Oklahoma City Thunder's Kevin Durant remembers his final home game as a Seattle SuperSonic, a win, just like it was yesterday.
"The fans came and supported us two hours before the game started," the star forward said following last night's 120-112 victory over the Sacramento Kings. "And they wanted everybody to know that they wanted their team there."
Leading by one with just about 30 seconds to go, a stop against the Dallas Mavericks would've likely sealed the victory for his Sonics. But a lapse in defensive judgment by ex-teammate Earl Watson left Seattle-native and Mavericks guard Jason Terry wide open for three.
The ball bounced left off the cylinder, then off the battling hands of Dirk Nowitzki and Johan Petro and finally into the possession of Jeff Green. Durant streaked down the court after receiving the outlet pass from his former teammate, capping the play with a body-contorting, right-handed lay-up to put the Sonics up three, 98-95.
What followed was a moment that seemed to culminate four decades worth of Sonics history in Seattle.
"Save our Sonics," the Key Arena faithful chanted.
And the fans roared without interruption for nearly two straight minutes during the ensuing Dallas timeout. One lone Sonic incited the some 16,000 people in attendance to raise their voices.
"I was getting riled up for the game basically," said Durant, the aforementioned player who roused the crowd. "Because we wanted to win as much as we could that year. We were having a tough season. We wanted to win that game against a good Dallas team.
"But it was cool man to see that," he added, speaking of Sonics fans' passionate in-game plea to keep the team.
Durant's rookie year, his single season in Seattle, was merely a stepping stone to his present-day success. Unfortunately for disenfranchised Sonics fans, they've had to painfully watch the now-Thunder forward tap into his potential in Oklahoma City.
"It was kind of tough on the players to go through the whole move and everything," Durant said of packing his bags after only one year in Seattle. "But everything happens for a reason I think."
Though it's been three seasons since his last game in the Emerald City, the reigning scoring champ still misses his first NBA home. Especially considering how dedicated he felt Seattle fans were while there.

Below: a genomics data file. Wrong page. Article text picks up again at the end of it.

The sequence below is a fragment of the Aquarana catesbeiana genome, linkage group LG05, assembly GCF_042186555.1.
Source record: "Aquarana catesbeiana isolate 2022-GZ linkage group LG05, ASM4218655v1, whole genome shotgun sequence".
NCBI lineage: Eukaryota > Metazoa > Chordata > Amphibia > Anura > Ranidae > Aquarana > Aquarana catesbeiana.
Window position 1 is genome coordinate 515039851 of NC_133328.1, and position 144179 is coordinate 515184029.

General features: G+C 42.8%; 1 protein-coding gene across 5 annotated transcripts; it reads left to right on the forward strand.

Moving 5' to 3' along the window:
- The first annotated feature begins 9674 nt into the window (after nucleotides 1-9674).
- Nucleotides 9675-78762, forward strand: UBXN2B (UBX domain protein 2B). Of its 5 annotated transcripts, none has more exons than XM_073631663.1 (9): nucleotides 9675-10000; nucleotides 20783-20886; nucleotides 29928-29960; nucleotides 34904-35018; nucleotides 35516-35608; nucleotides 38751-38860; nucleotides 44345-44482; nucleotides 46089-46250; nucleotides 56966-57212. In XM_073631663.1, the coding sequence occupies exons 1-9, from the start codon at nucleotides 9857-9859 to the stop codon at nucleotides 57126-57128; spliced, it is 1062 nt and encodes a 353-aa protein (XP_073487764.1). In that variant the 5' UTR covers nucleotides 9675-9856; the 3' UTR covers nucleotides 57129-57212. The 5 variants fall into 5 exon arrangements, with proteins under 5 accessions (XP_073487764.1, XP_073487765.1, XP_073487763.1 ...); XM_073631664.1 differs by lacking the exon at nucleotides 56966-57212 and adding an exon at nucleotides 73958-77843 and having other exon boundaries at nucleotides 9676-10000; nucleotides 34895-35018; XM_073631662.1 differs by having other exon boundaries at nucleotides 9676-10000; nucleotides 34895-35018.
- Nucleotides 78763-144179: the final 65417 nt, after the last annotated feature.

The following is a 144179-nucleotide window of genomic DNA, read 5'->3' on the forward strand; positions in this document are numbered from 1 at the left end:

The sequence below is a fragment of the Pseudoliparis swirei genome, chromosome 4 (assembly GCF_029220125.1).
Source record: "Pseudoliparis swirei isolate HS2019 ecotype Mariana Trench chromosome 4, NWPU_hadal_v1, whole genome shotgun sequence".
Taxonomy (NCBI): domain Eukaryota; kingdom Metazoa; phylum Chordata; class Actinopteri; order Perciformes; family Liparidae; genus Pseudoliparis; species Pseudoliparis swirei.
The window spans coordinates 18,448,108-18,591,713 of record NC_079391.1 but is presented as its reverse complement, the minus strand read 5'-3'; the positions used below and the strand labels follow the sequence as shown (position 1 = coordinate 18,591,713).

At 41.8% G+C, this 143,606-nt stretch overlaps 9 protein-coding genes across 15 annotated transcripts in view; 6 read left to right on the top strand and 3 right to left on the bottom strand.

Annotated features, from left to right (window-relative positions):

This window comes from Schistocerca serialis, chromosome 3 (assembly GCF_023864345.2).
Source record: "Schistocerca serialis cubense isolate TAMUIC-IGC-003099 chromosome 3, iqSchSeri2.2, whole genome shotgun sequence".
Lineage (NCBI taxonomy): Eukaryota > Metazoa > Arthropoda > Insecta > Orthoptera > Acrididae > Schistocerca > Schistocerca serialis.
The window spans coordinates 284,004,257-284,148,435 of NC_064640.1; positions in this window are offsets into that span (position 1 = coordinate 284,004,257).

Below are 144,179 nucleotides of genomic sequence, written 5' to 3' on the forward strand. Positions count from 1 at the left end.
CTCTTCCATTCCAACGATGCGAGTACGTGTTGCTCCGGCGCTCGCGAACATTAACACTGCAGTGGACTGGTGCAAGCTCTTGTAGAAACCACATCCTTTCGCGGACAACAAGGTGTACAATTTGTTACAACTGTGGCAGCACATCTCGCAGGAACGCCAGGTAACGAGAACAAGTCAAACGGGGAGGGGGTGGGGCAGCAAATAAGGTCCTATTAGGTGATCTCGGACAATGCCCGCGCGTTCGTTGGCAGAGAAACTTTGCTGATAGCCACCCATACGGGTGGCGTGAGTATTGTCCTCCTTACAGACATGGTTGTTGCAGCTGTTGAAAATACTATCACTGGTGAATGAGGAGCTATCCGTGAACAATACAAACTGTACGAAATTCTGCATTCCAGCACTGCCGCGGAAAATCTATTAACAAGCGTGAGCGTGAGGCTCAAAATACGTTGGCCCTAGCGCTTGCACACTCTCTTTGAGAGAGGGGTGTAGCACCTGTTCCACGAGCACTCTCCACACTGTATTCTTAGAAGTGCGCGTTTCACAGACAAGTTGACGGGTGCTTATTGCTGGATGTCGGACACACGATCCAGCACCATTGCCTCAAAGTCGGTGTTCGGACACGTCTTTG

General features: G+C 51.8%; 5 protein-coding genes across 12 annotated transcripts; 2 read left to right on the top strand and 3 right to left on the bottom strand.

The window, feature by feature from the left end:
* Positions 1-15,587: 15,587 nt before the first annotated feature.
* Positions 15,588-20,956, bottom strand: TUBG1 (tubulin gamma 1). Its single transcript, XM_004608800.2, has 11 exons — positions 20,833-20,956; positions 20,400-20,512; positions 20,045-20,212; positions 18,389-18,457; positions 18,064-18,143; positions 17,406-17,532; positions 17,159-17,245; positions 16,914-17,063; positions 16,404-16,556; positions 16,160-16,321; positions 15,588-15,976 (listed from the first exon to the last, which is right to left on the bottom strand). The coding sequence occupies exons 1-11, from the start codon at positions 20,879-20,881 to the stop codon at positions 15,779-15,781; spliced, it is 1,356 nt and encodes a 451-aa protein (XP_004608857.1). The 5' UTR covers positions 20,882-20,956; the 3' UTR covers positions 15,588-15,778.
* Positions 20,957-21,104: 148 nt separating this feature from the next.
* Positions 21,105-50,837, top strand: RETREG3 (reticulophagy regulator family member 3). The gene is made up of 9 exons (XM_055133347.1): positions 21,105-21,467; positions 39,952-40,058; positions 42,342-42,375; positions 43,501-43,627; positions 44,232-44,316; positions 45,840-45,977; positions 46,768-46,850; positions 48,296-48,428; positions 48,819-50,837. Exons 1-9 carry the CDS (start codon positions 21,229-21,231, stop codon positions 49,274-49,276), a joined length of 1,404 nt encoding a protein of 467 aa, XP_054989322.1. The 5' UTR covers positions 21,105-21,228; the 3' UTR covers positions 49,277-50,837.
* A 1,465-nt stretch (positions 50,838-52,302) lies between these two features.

"It was tough," said Durant of leaving the Sonics fanbase. "But we didn't know for a fact that we were leaving. It was up in the air with us."
Teammate Nick Collison agrees.
"That's probably the hardest part about it," Collison said. "I think as a player you're encouraged to reach out to the fanbase and accept them as part of the team. And when something like (relocation) happens, it's difficult."
Unlike his 22-year old teammate, Collison was firmly entrenched into Seattle culture at the time of the move. The Thunder big man played four seasons in the NBA before the Sonics packed their bags for Oklahoma City. And in fact, he still calls Seattle home.
"You know I live in Queen Anne, the neighborhood where (Key Arena) is," Collison said. "There's (been) a lot of change and a lot of those businesses were affected. I had a lot of friends that were longtime Sonics fans their entire lives. It does have an impact.
"But for me personally," continued Collison, speaking of Seattle's reality without the Sonics. "I'm there in my offseason, so I don't feel it as much because it's not basketball season."
As the 2010-11 regular season comes to a close, a similar fate seems destined for Sacramento. It's widely expected that the Maloofs will make their pitch to move the Kings to Southern California during this week's NBA Board of Governors meeting.
However, the franchise's grim outlook in the region has not stopped fans from showing support. The Kings have drawn about a thousand more patrons on average over their last 11 games (14,593) in comparison to their first 29 (13,796). Attendance seems to have risen due in large part following League confirmation that Kings ownership had been in serious negotiations to relocate to Anaheim.
"When you compare, it was very similar," said Durant of the atmosphere in Seattle's final days as an NBA city in contrast to what he saw Monday night in Sacramento. "They mirror each other. The last few games (in Seattle) - they were loud."
The stirring fan support is not the only comparable characteristic between this 2010-11 Kings roster and the 2007-08 Sonics. Seattle, much like the Kings this year, struggled mightily, winning only 20 games in their final season in the Pacific Northwest.
The Kings won't finish with a better record than last year, at best compiling the same 25-57 mark they did a season ago. But they've shown flashes of potential the last three weeks, winning seven of their last 12 games. And there lies a painful reality for Sacramento fans. With some of the Western Conference's elite (the Mavericks, San Antonio Spurs and the defending champion Los Angeles Lakers just to be specific) soon reaching their mortality because of aging rosters, Kings Playoff contention isn't that farfetched of a notion.
"They have a nice group of young players," Collison said of the Kings, who possess Tyreke Evans, the NBA's reigning Rookie of the Year and DeMarcus Cousins, one of the League's most skilled young bigs. "I think they're in a good cap situation so they've got a bright future. It is kind of similar to what we had."
With the Kings final home game set for Wednesday versus the rival Lakers, the atmosphere in the arena formerly known as Arco is expected to be ruckus.
"I wish I could be here to watch that," Durant said. "I'm sure I'll see it on TV. But to be here, it's going to be unbelievable.
"It's going to be just like back in the days when they had (Chris Webber) and (Jason Williams), those guys," he added. "It's going to be even better than that I think."
Perhaps a fitting, yet simultaneously sorry end to pro hoops in Sacramento.